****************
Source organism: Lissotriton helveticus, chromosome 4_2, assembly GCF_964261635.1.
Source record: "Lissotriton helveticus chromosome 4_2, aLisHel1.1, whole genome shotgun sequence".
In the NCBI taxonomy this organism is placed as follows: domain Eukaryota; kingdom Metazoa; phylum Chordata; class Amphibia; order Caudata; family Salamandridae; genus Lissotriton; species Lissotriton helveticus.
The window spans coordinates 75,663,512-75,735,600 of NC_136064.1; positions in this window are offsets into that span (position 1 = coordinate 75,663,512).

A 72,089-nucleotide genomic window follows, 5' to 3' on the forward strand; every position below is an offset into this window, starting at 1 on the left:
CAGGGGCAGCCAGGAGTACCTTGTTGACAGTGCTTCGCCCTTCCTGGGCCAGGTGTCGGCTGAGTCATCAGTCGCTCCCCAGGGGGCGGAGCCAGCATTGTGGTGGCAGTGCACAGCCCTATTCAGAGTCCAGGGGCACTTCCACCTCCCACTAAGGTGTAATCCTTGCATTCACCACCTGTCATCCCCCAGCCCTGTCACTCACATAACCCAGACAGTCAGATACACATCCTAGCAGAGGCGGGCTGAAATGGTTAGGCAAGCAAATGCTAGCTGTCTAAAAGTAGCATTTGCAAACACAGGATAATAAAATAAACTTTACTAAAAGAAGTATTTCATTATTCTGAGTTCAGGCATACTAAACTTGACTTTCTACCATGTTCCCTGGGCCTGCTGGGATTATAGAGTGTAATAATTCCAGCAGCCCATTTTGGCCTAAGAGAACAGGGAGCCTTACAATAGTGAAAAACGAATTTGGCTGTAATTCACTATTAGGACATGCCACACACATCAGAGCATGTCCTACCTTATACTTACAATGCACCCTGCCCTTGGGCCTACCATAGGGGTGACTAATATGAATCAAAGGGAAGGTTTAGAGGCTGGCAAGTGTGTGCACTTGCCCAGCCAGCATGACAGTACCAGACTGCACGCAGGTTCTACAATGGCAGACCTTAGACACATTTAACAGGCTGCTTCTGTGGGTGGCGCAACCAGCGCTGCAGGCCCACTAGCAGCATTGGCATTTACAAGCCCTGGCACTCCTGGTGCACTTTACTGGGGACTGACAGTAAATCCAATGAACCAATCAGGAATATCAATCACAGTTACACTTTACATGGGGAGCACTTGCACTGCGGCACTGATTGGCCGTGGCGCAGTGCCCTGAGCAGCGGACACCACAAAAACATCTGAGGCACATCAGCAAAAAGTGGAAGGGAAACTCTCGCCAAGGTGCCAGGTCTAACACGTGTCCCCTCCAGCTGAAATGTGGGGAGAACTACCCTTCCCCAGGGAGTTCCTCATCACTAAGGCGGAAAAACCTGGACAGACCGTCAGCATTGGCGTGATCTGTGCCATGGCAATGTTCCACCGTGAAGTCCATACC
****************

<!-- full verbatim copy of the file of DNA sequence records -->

Source organism: Lissotriton helveticus, chromosome 4_2, assembly GCF_964261635.1.
Source record: "Lissotriton helveticus chromosome 4_2, aLisHel1.1, whole genome shotgun sequence".
In the NCBI taxonomy this organism is placed as follows: domain Eukaryota; kingdom Metazoa; phylum Chordata; class Amphibia; order Caudata; family Salamandridae; genus Lissotriton; species Lissotriton helveticus.
The window spans coordinates 75,663,512-75,735,600 of NC_136064.1; positions in this window are offsets into that span (position 1 = coordinate 75,663,512).

A 72,089-nucleotide genomic window follows, 5' to 3' on the forward strand; every position below is an offset into this window, starting at 1 on the left:
CAGGGGCAGCCAGGAGTACCTTGTTGACAGTGCTTCGCCCTTCCTGGGCCAGGTGTCGGCTGAGTCATCAGTCGCTCCCCAGGGGGCGGAGCCAGCATTGTGGTGGCAGTGCACAGCCCTATTCAGAGTCCAGGGGCACTTCCACCTCCCACTAAGGTGTAATCCTTGCATTCACCACCTGTCATCCCCCAGCCCTGTCACTCACATAACCCAGACAGTCAGATACACATCCTAGCAGAGGCGGGCTGAAATGGTTAGGCAAGCAAATGCTAGCTGTCTAAAAGTAGCATTTGCAAACACAGGATAATAAAATAAACTTTACTAAAAGAAGTATTTCATTATTCTGAGTTCAGGCATACTAAACTTGACTTTCTACCATGTTCCCTGGGCCTGCTGGGATTATAGAGTGTAATAATTCCAGCAGCCCATTTTGGCCTAAGAGAACAGGGAGCCTTACAATAGTGAAAAACGAATTTGGCTGTAATTCACTATTAGGACATGCCACACACATCAGAGCATGTCCTACCTTATACTTACAATGCACCCTGCCCTTGGGCCTACCATAGGGGTGACTAATATGAATCAAAGGGAAGGTTTAGAGGCTGGCAAGTGTGTGCACTTGCCCAGCCAGCATGACAGTACCAGACTGCACGCAGGTTCTACAATGGCAGACCTTAGACACATTTAACAGGCTGCTTCTGTGGGTGGCGCAACCAGCGCTGCAGGCCCACTAGCAGCATTGGCATTTACAAGCCCTGGCACTCCTGGTGCACTTTACTGGGGACTGACAGTAAATCCAATGAACCAATCAGGAATATCAATCACAGTTACACTTTACATGGGGAGCACTTGCACTGCGGCACTGATTGGCCGTGGCGCAGTGCCCTGAGCAGCGGACACCACAAAAACATCTGAGGCACATCAGCAAAAAGTGGAAGGGAAACTCTCGCCAAGGTGCCAGGTCTAACACGTGTCCCCTCCAGCTGAAATGTGGGGAGAACTACCCTTCCCCAGGGAGTTCCTCATCACTAAGGCGGAAAAACCTGGACAGACCGTCAGCATTGGCGTGATCTGTGCCATGGCAATGTTCCACCGTGAAGTCCATACC